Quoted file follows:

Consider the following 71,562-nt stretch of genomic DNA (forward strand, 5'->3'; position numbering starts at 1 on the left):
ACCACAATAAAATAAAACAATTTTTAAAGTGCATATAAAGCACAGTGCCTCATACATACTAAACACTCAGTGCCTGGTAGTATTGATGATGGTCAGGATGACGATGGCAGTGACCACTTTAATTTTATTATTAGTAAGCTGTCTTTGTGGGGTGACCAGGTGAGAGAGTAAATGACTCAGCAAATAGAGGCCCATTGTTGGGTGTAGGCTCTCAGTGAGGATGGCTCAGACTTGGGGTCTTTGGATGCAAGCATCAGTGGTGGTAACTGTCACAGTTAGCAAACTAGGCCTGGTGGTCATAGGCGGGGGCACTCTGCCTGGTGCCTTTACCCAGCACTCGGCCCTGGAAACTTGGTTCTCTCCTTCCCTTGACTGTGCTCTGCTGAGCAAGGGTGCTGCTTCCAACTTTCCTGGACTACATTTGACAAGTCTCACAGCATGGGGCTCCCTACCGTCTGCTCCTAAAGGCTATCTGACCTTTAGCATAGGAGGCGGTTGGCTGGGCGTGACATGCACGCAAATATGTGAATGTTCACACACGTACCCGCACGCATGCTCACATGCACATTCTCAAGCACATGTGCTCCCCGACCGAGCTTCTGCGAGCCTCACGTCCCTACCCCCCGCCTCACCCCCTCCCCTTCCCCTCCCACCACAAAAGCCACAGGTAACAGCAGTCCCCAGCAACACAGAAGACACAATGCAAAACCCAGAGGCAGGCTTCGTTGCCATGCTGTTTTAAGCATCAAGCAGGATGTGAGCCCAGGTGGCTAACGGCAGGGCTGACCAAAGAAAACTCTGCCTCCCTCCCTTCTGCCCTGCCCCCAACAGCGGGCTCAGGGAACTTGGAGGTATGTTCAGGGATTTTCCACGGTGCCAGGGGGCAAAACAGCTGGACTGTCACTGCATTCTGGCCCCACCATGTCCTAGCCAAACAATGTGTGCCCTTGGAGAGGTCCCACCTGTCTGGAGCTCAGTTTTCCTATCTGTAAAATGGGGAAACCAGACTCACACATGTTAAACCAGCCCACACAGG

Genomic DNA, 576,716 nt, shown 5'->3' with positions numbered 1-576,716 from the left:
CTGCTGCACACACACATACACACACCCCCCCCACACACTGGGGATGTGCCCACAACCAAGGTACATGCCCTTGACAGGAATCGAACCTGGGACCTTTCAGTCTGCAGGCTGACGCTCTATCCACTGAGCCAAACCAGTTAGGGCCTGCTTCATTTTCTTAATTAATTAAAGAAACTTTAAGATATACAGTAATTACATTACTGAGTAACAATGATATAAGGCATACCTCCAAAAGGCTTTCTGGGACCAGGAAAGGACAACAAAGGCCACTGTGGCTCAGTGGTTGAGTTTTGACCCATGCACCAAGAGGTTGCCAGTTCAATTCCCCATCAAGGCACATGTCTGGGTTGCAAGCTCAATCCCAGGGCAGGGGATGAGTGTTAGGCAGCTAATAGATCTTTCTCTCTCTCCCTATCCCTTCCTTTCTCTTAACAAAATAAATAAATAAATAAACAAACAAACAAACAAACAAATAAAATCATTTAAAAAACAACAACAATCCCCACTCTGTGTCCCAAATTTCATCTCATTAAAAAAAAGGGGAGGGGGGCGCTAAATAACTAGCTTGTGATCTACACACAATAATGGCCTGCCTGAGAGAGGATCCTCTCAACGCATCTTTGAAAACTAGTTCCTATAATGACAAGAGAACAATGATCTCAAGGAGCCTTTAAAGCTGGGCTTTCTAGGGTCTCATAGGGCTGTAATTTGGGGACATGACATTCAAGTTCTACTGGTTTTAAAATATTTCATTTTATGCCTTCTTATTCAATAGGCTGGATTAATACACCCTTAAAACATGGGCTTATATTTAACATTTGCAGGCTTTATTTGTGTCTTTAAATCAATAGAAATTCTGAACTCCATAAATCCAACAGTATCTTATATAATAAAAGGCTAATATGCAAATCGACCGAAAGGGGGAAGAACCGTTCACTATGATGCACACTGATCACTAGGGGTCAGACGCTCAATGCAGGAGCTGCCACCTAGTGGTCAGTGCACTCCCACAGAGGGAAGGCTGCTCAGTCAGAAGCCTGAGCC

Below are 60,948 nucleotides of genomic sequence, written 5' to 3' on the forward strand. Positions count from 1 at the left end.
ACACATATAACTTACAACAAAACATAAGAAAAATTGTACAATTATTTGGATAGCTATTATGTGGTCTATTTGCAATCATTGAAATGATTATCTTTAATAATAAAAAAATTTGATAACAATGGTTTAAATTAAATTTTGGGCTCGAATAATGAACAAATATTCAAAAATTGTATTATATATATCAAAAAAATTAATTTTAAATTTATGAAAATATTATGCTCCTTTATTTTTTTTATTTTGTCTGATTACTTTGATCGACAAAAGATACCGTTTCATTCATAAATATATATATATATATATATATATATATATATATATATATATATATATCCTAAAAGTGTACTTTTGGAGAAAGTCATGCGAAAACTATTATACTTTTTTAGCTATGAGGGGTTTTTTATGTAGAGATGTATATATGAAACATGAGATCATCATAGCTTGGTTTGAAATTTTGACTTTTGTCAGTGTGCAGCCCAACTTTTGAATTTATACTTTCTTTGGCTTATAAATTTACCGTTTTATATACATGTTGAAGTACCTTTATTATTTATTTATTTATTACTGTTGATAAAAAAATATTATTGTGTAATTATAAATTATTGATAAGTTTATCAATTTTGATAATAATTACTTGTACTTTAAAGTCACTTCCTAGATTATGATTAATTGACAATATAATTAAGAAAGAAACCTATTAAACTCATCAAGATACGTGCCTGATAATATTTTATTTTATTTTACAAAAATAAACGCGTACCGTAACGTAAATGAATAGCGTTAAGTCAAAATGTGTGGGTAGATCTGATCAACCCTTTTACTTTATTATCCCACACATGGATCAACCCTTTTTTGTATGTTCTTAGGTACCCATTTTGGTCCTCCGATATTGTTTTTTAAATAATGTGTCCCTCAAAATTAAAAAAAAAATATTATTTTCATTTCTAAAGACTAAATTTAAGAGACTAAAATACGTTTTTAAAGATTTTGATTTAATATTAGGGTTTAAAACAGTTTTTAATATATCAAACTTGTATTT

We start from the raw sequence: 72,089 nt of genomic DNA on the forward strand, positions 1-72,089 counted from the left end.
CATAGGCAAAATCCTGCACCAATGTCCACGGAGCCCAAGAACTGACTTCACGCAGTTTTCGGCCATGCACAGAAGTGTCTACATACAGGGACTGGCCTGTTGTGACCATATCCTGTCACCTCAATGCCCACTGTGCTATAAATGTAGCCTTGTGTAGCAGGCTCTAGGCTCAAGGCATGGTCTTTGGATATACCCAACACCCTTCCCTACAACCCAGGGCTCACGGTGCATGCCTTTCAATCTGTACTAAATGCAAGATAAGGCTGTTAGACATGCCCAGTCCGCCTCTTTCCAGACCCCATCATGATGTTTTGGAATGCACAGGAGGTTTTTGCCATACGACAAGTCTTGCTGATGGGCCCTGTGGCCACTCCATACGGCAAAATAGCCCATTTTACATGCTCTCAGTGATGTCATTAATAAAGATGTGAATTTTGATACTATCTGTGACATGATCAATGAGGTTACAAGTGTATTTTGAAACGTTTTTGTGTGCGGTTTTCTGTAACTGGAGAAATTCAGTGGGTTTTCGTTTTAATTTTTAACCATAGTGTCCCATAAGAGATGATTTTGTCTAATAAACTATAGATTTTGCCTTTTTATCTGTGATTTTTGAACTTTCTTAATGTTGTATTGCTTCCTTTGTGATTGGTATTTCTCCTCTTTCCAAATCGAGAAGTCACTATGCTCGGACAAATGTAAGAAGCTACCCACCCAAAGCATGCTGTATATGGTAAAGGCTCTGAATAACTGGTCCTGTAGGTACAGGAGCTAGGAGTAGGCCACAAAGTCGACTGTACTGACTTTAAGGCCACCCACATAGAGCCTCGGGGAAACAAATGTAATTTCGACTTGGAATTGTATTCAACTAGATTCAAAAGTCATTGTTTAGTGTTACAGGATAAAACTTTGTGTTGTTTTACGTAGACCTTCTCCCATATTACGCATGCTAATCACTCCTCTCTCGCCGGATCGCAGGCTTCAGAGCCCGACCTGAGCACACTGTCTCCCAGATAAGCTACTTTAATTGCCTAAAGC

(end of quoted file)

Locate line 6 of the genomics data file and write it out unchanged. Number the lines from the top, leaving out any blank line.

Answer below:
ACACATATAACTTACAACAAAACATAAGAAAAATTGTACAATTATTTGGATAGCTATTATGTGGTCTATTTGCAATCATTGAAATGATTATCTTTAATAATAAAAAAATTTGATAACAATGGTTTAAATTAAATTTTGGGCTCGAATAATGAACAAATATTCAAAAATTGTATTATATATATCAAAAAAATTAATTTTAAATTTATGAAAATATTATGCTCCTTTATTTTTTTTATTTTGTCTGATTACTTTGATCGACAAAAGATACCGTTTCATTCATAAATATATATATATATATATATATATATATATATATATATATATATATATCCTAAAAGTGTACTTTTGGAGAAAGTCATGCGAAAACTATTATACTTTTTTAGCTATGAGGGGTTTTTTATGTAGAGATGTATATATGAAACATGAGATCATCATAGCTTGGTTTGAAATTTTGACTTTTGTCAGTGTGCAGCCCAACTTTTGAATTTATACTTTCTTTGGCTTATAAATTTACCGTTTTATATACATGTTGAAGTACCTTTATTATTTATTTATTTATTACTGTTGATAAAAAAATATTATTGTGTAATTATAAATTATTGATAAGTTTATCAATTTTGATAATAATTACTTGTACTTTAAAGTCACTTCCTAGATTATGATTAATTGACAATATAATTAAGAAAGAAACCTATTAAACTCATCAAGATACGTGCCTGATAATATTTTATTTTATTTTACAAAAATAAACGCGTACCGTAACGTAAATGAATAGCGTTAAGTCAAAATGTGTGGGTAGATCTGATCAACCCTTTTACTTTATTATCCCACACATGGATCAACCCTTTTTTGTATGTTCTTAGGTACCCATTTTGGTCCTCCGATATTGTTTTTTAAATAATGTGTCCCTCAAAATTAAAAAAAAAATATTATTTTCATTTCTAAAGACTAAATTTAAGAGACTAAAATACGTTTTTAAAGATTTTGATTTAATATTAGGGTTTAAAACAGTTTTTAATATATCAAACTTGTATTT